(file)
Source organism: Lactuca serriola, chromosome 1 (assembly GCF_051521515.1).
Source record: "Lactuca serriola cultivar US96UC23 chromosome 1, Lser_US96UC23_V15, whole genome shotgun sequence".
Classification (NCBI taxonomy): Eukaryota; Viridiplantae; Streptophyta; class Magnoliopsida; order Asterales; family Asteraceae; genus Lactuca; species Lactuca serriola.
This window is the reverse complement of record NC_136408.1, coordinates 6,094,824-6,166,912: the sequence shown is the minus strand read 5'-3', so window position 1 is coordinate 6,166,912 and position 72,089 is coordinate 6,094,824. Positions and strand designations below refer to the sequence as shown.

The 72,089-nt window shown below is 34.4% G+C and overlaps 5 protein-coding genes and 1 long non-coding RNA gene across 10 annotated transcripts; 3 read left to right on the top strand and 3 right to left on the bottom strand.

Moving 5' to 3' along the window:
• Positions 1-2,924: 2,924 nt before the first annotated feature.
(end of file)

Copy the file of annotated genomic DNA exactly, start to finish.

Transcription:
Source organism: Lactuca serriola, chromosome 1 (assembly GCF_051521515.1).
Source record: "Lactuca serriola cultivar US96UC23 chromosome 1, Lser_US96UC23_V15, whole genome shotgun sequence".
Classification (NCBI taxonomy): Eukaryota; Viridiplantae; Streptophyta; class Magnoliopsida; order Asterales; family Asteraceae; genus Lactuca; species Lactuca serriola.
This window is the reverse complement of record NC_136408.1, coordinates 6,094,824-6,166,912: the sequence shown is the minus strand read 5'-3', so window position 1 is coordinate 6,166,912 and position 72,089 is coordinate 6,094,824. Positions and strand designations below refer to the sequence as shown.

The 72,089-nt window shown below is 34.4% G+C and overlaps 5 protein-coding genes and 1 long non-coding RNA gene across 10 annotated transcripts; 3 read left to right on the top strand and 3 right to left on the bottom strand.

Moving 5' to 3' along the window:
• Positions 1-2,924: 2,924 nt before the first annotated feature.